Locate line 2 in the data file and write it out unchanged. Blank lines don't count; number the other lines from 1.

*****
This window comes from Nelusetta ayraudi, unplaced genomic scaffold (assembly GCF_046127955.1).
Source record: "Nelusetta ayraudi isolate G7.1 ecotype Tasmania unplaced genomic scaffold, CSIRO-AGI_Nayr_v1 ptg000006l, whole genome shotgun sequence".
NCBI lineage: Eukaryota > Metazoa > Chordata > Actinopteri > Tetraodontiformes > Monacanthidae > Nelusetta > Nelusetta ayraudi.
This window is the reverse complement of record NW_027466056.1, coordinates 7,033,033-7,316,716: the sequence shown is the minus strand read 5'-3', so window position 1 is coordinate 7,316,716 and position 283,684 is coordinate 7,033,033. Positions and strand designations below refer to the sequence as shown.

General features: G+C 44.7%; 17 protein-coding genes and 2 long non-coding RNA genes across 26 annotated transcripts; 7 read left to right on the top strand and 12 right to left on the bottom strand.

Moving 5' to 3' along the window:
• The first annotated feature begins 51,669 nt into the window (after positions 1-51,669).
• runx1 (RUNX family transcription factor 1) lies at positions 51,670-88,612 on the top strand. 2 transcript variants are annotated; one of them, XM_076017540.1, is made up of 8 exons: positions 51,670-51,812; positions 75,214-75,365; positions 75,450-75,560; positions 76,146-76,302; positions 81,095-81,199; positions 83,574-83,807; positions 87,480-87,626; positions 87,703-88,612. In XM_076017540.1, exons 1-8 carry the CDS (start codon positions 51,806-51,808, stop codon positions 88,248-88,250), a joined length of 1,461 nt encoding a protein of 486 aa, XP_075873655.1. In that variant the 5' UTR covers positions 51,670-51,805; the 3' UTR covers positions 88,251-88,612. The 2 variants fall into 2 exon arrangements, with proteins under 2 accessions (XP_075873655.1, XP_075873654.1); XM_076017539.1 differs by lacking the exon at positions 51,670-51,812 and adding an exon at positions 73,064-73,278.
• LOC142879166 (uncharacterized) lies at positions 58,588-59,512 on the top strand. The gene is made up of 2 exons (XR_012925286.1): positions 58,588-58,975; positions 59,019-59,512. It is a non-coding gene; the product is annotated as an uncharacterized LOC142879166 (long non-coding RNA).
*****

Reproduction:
Source record: "Nelusetta ayraudi isolate G7.1 ecotype Tasmania unplaced genomic scaffold, CSIRO-AGI_Nayr_v1 ptg000006l, whole genome shotgun sequence".